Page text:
Reed Travel Features
NEW YORK -- They might not fit the stereotype of the
leather-clad, freewheeling bikers of yesterday, but today's
motorcyclists (still donning their leathers) are just as serious
about finding adventure on the open road, and many of them are
heading to the Continent on their quest for the ultimate ride.
And by far the most popular and challenging road trip in Europe
is through the Alps.
Although many bikers opt to tour on their own, a growing number
of them are joining organized programs.
Most travelers booking motorcycle tours go directly to the
operator. That doesn't mean, however, that travel agents cannot
benefit from this growing market.
After all, the American Motorcyclist Association, the largest
association of its kind in the U.S., has more than 200,000 members
who own more than 543,000 motorcycles, and these numbers are on the
Currently, only 8% of the members are women, but that number
also is climbing (the author of this article recently obtained her
Liz Beach, secretary-treasure and part owner of Beach's
Motorcycle Adventures, (716) 773-4960, said that the company is
working with agents "more this year than they ever have in the
"All the travel agent has to do is make the initial contact, and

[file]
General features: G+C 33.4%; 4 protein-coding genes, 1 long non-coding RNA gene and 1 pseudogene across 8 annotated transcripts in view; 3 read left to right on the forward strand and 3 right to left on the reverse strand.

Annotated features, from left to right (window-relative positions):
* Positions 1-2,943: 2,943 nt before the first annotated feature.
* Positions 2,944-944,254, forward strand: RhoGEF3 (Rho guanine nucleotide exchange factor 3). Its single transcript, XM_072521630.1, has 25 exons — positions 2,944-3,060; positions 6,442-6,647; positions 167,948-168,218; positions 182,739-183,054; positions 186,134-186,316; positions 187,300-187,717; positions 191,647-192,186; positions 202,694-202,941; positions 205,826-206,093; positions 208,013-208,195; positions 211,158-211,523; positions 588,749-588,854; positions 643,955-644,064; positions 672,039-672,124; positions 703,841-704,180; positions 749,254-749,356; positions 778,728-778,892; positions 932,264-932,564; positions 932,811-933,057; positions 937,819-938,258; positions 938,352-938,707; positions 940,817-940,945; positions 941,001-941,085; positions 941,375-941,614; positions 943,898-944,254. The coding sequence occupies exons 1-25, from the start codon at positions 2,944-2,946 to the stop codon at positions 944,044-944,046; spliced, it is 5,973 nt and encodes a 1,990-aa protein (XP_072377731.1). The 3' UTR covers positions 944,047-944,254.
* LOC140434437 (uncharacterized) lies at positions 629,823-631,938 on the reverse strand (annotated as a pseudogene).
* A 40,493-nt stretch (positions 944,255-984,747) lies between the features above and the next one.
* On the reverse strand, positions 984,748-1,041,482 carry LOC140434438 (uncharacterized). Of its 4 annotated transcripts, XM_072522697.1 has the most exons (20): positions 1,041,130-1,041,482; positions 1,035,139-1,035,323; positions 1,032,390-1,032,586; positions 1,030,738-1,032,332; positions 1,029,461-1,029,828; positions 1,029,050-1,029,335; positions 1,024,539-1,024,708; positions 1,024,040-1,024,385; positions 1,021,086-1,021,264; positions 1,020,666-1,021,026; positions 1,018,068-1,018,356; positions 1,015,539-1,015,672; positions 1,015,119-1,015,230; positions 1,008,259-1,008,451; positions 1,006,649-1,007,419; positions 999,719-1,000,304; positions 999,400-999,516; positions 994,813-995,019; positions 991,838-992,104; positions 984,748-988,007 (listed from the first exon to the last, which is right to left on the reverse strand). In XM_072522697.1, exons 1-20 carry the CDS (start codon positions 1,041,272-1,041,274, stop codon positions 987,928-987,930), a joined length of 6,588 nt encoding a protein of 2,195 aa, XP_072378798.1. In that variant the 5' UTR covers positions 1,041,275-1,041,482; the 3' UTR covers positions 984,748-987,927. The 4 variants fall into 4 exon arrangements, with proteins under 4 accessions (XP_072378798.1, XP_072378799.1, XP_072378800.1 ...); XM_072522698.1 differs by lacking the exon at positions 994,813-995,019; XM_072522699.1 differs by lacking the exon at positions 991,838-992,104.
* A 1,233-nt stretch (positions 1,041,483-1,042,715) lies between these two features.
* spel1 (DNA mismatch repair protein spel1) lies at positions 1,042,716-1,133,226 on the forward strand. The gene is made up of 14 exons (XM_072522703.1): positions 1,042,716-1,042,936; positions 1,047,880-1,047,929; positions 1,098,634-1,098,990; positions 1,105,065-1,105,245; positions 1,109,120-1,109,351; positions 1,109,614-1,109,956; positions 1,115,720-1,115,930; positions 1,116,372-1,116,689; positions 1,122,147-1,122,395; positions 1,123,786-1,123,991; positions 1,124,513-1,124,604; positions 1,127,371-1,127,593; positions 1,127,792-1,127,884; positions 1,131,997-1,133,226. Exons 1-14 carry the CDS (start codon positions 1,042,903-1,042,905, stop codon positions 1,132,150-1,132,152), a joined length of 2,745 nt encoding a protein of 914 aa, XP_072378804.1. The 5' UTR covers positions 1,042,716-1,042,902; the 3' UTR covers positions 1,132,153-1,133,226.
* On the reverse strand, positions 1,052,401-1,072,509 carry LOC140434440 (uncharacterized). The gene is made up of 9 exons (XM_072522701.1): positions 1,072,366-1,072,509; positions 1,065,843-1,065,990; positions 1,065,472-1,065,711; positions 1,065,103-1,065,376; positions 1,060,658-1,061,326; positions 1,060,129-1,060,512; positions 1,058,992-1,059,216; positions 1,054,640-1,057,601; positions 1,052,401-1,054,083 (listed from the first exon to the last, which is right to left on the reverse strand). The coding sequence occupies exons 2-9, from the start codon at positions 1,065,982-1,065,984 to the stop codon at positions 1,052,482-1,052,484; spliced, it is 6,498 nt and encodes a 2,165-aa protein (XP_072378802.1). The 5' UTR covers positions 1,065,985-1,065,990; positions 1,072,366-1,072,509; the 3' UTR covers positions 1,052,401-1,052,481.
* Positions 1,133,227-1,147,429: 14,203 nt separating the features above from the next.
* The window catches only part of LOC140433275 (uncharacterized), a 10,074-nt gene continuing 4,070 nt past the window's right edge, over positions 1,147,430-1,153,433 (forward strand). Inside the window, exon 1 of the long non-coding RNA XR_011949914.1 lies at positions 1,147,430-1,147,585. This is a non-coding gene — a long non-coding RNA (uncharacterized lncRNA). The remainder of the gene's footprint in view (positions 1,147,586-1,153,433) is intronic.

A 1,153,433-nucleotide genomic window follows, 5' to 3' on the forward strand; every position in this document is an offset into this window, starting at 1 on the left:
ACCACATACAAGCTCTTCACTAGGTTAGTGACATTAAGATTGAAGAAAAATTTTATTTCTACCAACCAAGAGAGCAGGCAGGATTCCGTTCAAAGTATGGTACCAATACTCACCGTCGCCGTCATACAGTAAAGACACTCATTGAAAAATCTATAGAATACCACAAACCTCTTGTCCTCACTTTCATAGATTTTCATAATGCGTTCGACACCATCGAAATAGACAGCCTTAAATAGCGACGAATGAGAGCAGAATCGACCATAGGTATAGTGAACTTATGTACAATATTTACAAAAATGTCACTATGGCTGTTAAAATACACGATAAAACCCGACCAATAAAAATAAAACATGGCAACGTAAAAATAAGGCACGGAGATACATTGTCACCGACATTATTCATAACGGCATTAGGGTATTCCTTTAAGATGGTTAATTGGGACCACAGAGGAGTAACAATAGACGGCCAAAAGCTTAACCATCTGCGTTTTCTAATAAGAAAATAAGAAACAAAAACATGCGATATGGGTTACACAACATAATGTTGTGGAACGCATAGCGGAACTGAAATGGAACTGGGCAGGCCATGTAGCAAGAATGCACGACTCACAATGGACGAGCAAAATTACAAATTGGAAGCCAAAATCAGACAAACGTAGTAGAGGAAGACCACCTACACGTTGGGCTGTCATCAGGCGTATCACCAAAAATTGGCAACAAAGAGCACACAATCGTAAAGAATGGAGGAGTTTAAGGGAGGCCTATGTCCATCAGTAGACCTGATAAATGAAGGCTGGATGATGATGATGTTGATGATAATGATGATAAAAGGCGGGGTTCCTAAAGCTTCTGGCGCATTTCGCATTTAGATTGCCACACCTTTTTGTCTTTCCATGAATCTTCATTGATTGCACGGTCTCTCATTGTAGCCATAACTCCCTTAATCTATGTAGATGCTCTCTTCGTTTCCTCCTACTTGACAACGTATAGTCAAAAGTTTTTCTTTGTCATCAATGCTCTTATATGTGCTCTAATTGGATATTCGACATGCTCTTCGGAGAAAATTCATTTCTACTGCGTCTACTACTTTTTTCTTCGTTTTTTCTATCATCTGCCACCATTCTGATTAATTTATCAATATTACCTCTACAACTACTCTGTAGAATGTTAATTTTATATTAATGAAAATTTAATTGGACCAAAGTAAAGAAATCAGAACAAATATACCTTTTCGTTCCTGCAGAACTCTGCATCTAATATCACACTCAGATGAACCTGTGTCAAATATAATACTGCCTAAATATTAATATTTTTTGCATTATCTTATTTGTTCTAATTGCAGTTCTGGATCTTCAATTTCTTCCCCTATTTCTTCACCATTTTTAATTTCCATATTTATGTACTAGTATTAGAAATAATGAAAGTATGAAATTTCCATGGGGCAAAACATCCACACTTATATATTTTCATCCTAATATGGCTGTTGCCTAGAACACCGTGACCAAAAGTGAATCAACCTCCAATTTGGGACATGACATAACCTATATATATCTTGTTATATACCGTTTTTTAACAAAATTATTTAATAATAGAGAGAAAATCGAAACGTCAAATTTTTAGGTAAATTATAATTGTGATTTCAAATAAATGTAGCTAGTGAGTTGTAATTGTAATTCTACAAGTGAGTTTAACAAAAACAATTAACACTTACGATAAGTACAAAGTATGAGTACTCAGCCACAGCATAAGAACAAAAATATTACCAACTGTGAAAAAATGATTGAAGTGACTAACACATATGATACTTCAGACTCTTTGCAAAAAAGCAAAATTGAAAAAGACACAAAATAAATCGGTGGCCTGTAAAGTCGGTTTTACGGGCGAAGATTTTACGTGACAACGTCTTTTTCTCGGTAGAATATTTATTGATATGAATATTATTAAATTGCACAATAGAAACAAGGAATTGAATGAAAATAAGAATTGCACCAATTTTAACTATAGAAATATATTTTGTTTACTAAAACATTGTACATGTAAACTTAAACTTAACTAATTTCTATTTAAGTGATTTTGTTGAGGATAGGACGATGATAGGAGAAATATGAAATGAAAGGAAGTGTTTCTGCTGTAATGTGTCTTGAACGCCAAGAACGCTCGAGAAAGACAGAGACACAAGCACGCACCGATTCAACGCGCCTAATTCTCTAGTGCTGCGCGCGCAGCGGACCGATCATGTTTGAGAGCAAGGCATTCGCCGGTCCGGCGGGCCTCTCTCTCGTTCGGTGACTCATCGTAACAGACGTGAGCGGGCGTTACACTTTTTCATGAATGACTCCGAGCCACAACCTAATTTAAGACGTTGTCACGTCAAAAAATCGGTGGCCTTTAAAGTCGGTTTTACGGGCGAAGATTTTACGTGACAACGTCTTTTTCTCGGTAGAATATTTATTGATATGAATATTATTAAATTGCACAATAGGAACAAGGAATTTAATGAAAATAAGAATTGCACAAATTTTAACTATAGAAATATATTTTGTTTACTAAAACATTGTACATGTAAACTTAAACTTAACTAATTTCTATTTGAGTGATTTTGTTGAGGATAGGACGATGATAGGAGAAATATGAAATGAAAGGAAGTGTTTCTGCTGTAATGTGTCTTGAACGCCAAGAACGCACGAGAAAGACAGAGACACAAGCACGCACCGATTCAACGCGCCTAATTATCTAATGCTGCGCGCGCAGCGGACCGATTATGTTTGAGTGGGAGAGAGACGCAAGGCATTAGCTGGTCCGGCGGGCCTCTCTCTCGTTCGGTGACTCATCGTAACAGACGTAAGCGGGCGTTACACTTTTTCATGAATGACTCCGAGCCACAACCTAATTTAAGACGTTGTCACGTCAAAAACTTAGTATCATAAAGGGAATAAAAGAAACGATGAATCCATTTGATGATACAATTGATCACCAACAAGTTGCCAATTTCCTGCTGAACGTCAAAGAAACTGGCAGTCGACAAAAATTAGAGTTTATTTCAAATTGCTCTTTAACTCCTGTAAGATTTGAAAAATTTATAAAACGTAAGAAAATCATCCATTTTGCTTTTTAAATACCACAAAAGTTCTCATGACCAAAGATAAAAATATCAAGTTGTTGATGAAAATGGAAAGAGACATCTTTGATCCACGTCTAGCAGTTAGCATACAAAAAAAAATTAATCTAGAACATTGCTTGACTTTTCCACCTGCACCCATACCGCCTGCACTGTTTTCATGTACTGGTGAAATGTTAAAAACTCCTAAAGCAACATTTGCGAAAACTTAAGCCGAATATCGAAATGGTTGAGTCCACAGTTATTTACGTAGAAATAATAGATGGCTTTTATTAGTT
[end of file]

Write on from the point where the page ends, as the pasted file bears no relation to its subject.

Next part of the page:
we work directly with the client," she said. Beach's pays a 5%
commission on individuals; group commissions vary.
The company's two-week Alps tours are priced from $3,850 per
The family-owned and run tour operator, based in Grand Island,
N.Y., has been escorting groups in Europe since 1969.
Beach's offers four European programs, including two new ones in
Rob Beach, Liz's son and president of the company, said that the
rise in the number of people going on bike tours can be attributed
to the "increase in [the number of] baby boomers, who have the time
and the money, getting back into riding."
And for those interested in riding in Europe, there are numerous
advantages to taking an organized tour, he said.
First, safety and security; there is always someone watching out
for you, he said.
Also, participants can count on the expertise of guides who know
the area and what to expect on different routes, he added.
Of course, there are the conveniences of not having to search
for a place to sleep at the end of a day and being able to bring
more luggage than would fit into a saddlebag, he said.
The friendships that develop on these tours is another reason
group itineraries are appealing.
Not only do the participants have the love of riding in common,
but "anyone who would take the time and money to go on a vacation
that could be adversely affected by the weather is usually an
interesting individual," he said.
Finally, going on a group tour is more cost effective, he said.
For example, the cost of a two-week bike rental on a tour is
$1,100; it can be double that to rent on an individual basis.
These and other reasons probably help to account for the
company's 50% repeat rate, with some clients repeating more than 20
times, said Liz Beach, adding that this type of vacation also